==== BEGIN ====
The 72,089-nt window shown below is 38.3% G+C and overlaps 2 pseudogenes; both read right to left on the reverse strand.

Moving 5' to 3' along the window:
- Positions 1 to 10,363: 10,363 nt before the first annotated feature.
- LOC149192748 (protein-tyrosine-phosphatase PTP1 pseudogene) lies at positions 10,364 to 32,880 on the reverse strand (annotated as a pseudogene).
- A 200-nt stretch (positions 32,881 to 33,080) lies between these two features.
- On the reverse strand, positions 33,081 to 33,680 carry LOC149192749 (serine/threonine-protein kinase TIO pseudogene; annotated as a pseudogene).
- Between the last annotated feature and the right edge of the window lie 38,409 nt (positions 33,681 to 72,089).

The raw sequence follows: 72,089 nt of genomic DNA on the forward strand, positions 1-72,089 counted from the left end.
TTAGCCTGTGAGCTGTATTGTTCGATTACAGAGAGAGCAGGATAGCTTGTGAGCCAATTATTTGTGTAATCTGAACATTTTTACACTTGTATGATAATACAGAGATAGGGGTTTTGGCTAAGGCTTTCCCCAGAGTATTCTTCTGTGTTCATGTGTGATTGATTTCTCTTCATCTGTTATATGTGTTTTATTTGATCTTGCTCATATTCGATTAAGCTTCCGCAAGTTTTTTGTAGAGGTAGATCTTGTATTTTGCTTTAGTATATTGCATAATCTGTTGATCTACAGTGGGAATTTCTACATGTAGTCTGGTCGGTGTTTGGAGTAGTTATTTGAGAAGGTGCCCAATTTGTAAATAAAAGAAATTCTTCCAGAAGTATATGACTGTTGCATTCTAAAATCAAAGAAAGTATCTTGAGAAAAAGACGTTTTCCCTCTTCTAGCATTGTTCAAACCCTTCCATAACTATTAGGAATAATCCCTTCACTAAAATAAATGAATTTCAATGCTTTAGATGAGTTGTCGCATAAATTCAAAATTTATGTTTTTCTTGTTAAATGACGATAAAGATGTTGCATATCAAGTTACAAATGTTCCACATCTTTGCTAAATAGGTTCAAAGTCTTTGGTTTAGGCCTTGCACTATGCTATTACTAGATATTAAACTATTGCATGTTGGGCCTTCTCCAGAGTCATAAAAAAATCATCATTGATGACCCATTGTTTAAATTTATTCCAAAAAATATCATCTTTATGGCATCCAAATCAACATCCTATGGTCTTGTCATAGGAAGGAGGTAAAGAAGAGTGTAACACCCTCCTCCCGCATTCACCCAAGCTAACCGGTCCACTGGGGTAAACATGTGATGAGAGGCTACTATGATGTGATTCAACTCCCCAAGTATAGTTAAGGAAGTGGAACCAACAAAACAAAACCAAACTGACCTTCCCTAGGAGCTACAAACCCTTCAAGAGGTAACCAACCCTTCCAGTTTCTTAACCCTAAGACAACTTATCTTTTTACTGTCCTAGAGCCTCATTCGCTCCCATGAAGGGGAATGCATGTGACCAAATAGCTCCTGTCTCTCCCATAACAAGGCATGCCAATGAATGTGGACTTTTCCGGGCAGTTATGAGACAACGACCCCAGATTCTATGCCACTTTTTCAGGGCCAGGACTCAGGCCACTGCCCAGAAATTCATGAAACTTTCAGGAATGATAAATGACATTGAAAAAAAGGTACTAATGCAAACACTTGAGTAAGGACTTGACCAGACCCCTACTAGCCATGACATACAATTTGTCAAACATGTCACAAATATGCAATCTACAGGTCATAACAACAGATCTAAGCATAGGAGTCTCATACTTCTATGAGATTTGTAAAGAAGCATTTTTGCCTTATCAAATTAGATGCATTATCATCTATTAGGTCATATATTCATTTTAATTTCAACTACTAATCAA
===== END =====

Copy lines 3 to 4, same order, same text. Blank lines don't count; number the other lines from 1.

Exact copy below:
- Positions 1 to 10,363: 10,363 nt before the first annotated feature.
- LOC149192748 (protein-tyrosine-phosphatase PTP1 pseudogene) lies at positions 10,364 to 32,880 on the reverse strand (annotated as a pseudogene).